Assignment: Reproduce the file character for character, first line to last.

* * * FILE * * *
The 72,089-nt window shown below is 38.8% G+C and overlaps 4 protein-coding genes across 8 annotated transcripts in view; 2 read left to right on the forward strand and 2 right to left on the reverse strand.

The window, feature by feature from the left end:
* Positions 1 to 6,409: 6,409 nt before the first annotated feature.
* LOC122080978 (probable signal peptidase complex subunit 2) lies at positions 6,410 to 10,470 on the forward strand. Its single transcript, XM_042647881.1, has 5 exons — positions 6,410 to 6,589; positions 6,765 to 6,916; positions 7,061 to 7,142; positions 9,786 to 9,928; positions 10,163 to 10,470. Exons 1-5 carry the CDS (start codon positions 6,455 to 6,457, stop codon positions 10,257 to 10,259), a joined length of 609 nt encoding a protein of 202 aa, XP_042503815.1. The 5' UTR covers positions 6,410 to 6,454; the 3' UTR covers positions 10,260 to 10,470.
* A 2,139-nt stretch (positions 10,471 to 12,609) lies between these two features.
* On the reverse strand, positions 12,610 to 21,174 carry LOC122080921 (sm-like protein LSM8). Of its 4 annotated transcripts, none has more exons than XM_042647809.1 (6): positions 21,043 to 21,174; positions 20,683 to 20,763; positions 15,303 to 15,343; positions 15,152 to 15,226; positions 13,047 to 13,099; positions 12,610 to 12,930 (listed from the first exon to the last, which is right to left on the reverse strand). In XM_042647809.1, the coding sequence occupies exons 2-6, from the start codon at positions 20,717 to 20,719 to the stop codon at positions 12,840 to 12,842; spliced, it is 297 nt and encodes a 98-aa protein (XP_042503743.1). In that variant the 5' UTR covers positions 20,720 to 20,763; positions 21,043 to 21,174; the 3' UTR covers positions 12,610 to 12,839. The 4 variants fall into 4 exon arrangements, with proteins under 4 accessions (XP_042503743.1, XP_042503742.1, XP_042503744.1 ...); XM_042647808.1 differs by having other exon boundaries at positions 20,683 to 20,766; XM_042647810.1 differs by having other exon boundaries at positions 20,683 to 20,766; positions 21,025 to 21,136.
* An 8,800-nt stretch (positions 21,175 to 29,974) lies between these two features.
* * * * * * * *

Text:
The 72,089-nt window shown below is 38.8% G+C and overlaps 4 protein-coding genes across 8 annotated transcripts in view; 2 read left to right on the forward strand and 2 right to left on the reverse strand.

The window, feature by feature from the left end:
* Positions 1 to 6,409: 6,409 nt before the first annotated feature.
* LOC122080978 (probable signal peptidase complex subunit 2) lies at positions 6,410 to 10,470 on the forward strand. Its single transcript, XM_042647881.1, has 5 exons — positions 6,410 to 6,589; positions 6,765 to 6,916; positions 7,061 to 7,142; positions 9,786 to 9,928; positions 10,163 to 10,470. Exons 1-5 carry the CDS (start codon positions 6,455 to 6,457, stop codon positions 10,257 to 10,259), a joined length of 609 nt encoding a protein of 202 aa, XP_042503815.1. The 5' UTR covers positions 6,410 to 6,454; the 3' UTR covers positions 10,260 to 10,470.
* A 2,139-nt stretch (positions 10,471 to 12,609) lies between these two features.
* On the reverse strand, positions 12,610 to 21,174 carry LOC122080921 (sm-like protein LSM8). Of its 4 annotated transcripts, none has more exons than XM_042647809.1 (6): positions 21,043 to 21,174; positions 20,683 to 20,763; positions 15,303 to 15,343; positions 15,152 to 15,226; positions 13,047 to 13,099; positions 12,610 to 12,930 (listed from the first exon to the last, which is right to left on the reverse strand). In XM_042647809.1, the coding sequence occupies exons 2-6, from the start codon at positions 20,717 to 20,719 to the stop codon at positions 12,840 to 12,842; spliced, it is 297 nt and encodes a 98-aa protein (XP_042503743.1). In that variant the 5' UTR covers positions 20,720 to 20,763; positions 21,043 to 21,174; the 3' UTR covers positions 12,610 to 12,839. The 4 variants fall into 4 exon arrangements, with proteins under 4 accessions (XP_042503743.1, XP_042503742.1, XP_042503744.1 ...); XM_042647808.1 differs by having other exon boundaries at positions 20,683 to 20,766; XM_042647810.1 differs by having other exon boundaries at positions 20,683 to 20,766; positions 21,025 to 21,136.
* An 8,800-nt stretch (positions 21,175 to 29,974) lies between these two features.